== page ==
What is financial secrecy?

Financial secrecy is different from legitimate confidentiality. A bank won’t publish your account details on the internet, in the same way that a doctor won’t hammer details of your personal ailments on the surgery door.

Financial secrecy occurs when there is a refusal to share this information with the legitimate bodies that need it - for example to tax citizens appropriately, or to enforce criminal laws. We are exercised with cross-border financial secrecy, of the kind created by tax havens or secrecy jurisdictions.

Cross-border financial secrecy comes in three main "flavours".

The first is the best-known: plain vanilla bank secrecy – such as the famous Swiss banking secrecy. Bankers promise to take their clients’ secrets to the grave, and criminal penalties often apply to those who break the secrecy.

A second flavour involves jurisdictions allowing the creation of entities and arrangements – whether trusts, corporations, foundations, anstalts or others – whose ownership, functioning and/or purpose is kept secret, and sometimes where the very legal basis of ownership becomes muddied. These structures hold assets - which may include, for example, a Swiss bank account, residential property in central London, a racehorse in Monaco, shares in a S&P 500 company, or a yacht - but if you cannot discover the 'beneficial owner' who has the power to control and enjoy those assets and associated income, they may fall outside the tax net (and, more generally, the rules of society.)

Secrecy provided through an offshore trust, for instance, can be even harder to break than bank secrecy (read more about trusts here.) Offshore companies offered by Delaware in the United States, for example, or by the British Virgin Islands, also offer powerful secrecy facilities, as our BVI and USA jurisdiction reports explain. Essentially, you may be able to find out the names of the 'nominee directors' or 'nominee shareholders' or other officers of the offshore company that owns the assets, but you may well not be able to find the genuine beneficial owner. The assets may even be 'ownerless', where there literally is no legal owner or beneficiary (though of course ultimately, someone will benefit from those assets. See here for a brief explanation of this issue.) The tax haven of Jersey estimated in 2013 that there were some UK£400 billion (US$600 billion) held in Jersey trusts alone. That is just one tax haven: it is therefore safe to say that many trillions of dollars’ worth of assets are held in such structures worldwide.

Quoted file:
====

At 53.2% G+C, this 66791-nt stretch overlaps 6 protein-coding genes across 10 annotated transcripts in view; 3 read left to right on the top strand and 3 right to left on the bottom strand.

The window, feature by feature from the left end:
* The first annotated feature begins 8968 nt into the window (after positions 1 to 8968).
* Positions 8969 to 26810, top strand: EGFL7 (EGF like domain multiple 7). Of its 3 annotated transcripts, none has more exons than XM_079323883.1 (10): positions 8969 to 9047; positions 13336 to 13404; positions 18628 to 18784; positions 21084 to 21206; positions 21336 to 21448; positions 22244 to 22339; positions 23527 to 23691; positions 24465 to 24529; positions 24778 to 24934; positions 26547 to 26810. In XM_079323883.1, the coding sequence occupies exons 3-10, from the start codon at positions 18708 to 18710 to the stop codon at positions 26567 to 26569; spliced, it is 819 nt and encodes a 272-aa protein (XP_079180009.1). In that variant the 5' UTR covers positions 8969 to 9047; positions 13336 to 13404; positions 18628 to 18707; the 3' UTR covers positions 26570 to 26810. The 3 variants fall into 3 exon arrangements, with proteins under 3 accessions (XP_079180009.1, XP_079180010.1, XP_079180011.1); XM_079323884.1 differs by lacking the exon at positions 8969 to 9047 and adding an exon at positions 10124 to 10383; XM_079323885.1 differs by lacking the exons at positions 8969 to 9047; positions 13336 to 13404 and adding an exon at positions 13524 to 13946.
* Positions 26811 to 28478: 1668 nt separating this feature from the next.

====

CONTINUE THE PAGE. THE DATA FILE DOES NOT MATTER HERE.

A third flavour of secrecy relies on jurisdictions putting up barriers to co-operation and information exchange. This may be through refusing to exchange information, or deliberately refusing to pursue and collect information held locally: even impeccable information-exchange agreements with other jurisdictions are worthless if the information isn't available to exchange in the first place. Many jurisdictions such as Dubai or Bahamas have also made a business model out of selective non-compliance with their own laws, and also being deliberately lax on enforcement: this example from the UK shows how devastating the consequences can be. The aggressive (and sometimes extra-legal) pursuit of financial whistleblowers is another way to reinforce secrecy, as this case in Switzerland illustrates.

Many jurisdictions provide narrow 'gateways' through these secrecy facilities, for example, in response to judicial requests, but this is a slippery area, and often unexpected obstacles emerge to block or restrict these gateways. What is more, it is typically much harder or even impossible for less politically powerful players - whether those be media investigators, or the governments of developing countries - to obtain useful information from secrecy jurisdictions.

(See more about secrecy on the Tax Justice Network's webpage "The Mechanics of Secrecy.")

Many of these three main flavours – particularly the second and the third kinds - involve complex, devious subterfuges that are tough to identify. The FSI is the first ever comprehensive global effort to identify such facilities, and weigh them in importance.

Our approach emphasises the existence of a ‘secrecy spectrum’: the question of whether a jurisdiction is or isn't a secrecy jurisdiction is generally one of degree.

Chart 1 strips out the weighting from the FSI and focuses purely on the secrecy score, revealing how the 93 jurisdictions are distributed across the secrecy spectrum. They range from exceptionally secretive (Vanuatu and Samoa, indicated by the red bar), to moderately secretive (Finland and Denmark, indicated by the dark green bar). Clearly much more needs to be done to tackle this global scourge. (Click here for our ranking by secrecy score only.)


Chart 1: KEY

The bars in this chart range between red indicating exceptionally secretive, to dark green indicating moderately secretive. See here for the country codes used in this chart.

Looking at all this in a more positive light, it is also important to identify what financial transparency is, as a guide to best practice and where we should be heading. As our 2015 FSI press release indicates, there have been meaningful improvements in the past couple of years.